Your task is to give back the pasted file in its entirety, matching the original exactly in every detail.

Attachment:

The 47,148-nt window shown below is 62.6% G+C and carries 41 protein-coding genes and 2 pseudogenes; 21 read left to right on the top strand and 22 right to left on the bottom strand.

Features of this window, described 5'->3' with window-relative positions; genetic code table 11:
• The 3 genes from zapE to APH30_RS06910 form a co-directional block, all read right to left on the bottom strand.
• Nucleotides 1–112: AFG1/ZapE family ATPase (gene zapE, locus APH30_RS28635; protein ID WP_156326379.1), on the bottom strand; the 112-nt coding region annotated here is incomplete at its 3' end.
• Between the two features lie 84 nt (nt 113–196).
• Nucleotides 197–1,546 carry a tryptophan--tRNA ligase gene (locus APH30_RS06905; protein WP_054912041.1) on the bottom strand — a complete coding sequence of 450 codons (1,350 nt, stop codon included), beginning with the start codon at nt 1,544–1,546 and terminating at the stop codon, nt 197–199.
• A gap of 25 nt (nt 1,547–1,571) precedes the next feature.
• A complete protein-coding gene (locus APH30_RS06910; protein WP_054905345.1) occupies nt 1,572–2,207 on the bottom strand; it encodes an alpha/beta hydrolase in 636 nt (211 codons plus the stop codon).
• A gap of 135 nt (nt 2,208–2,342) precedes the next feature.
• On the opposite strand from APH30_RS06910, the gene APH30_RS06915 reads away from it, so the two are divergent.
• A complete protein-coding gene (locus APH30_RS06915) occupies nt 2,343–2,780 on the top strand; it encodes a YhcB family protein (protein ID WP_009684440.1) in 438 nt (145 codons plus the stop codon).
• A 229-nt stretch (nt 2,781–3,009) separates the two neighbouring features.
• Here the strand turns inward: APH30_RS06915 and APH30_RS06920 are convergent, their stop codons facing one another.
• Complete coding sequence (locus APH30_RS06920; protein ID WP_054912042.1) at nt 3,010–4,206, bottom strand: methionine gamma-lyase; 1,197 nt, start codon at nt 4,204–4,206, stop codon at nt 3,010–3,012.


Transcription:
The 47,148-nt window shown below is 62.6% G+C and carries 41 protein-coding genes and 2 pseudogenes; 21 read left to right on the top strand and 22 right to left on the bottom strand.

Features of this window, described 5'->3' with window-relative positions; genetic code table 11:
• The 3 genes from zapE to APH30_RS06910 form a co-directional block, all read right to left on the bottom strand.
• Nucleotides 1–112: AFG1/ZapE family ATPase (gene zapE, locus APH30_RS28635; protein ID WP_156326379.1), on the bottom strand; the 112-nt coding region annotated here is incomplete at its 3' end.
• Between the two features lie 84 nt (nt 113–196).
• Nucleotides 197–1,546 carry a tryptophan--tRNA ligase gene (locus APH30_RS06905; protein WP_054912041.1) on the bottom strand — a complete coding sequence of 450 codons (1,350 nt, stop codon included), beginning with the start codon at nt 1,544–1,546 and terminating at the stop codon, nt 197–199.
• A gap of 25 nt (nt 1,547–1,571) precedes the next feature.
• A complete protein-coding gene (locus APH30_RS06910; protein WP_054905345.1) occupies nt 1,572–2,207 on the bottom strand; it encodes an alpha/beta hydrolase in 636 nt (211 codons plus the stop codon).
• A gap of 135 nt (nt 2,208–2,342) precedes the next feature.
• On the opposite strand from APH30_RS06910, the gene APH30_RS06915 reads away from it, so the two are divergent.
• A complete protein-coding gene (locus APH30_RS06915) occupies nt 2,343–2,780 on the top strand; it encodes a YhcB family protein (protein ID WP_009684440.1) in 438 nt (145 codons plus the stop codon).
• A 229-nt stretch (nt 2,781–3,009) separates the two neighbouring features.
• Here the strand turns inward: APH30_RS06915 and APH30_RS06920 are convergent, their stop codons facing one another.
• Complete coding sequence (locus APH30_RS06920; protein ID WP_054912042.1) at nt 3,010–4,206, bottom strand: methionine gamma-lyase; 1,197 nt, start codon at nt 4,204–4,206, stop codon at nt 3,010–3,012.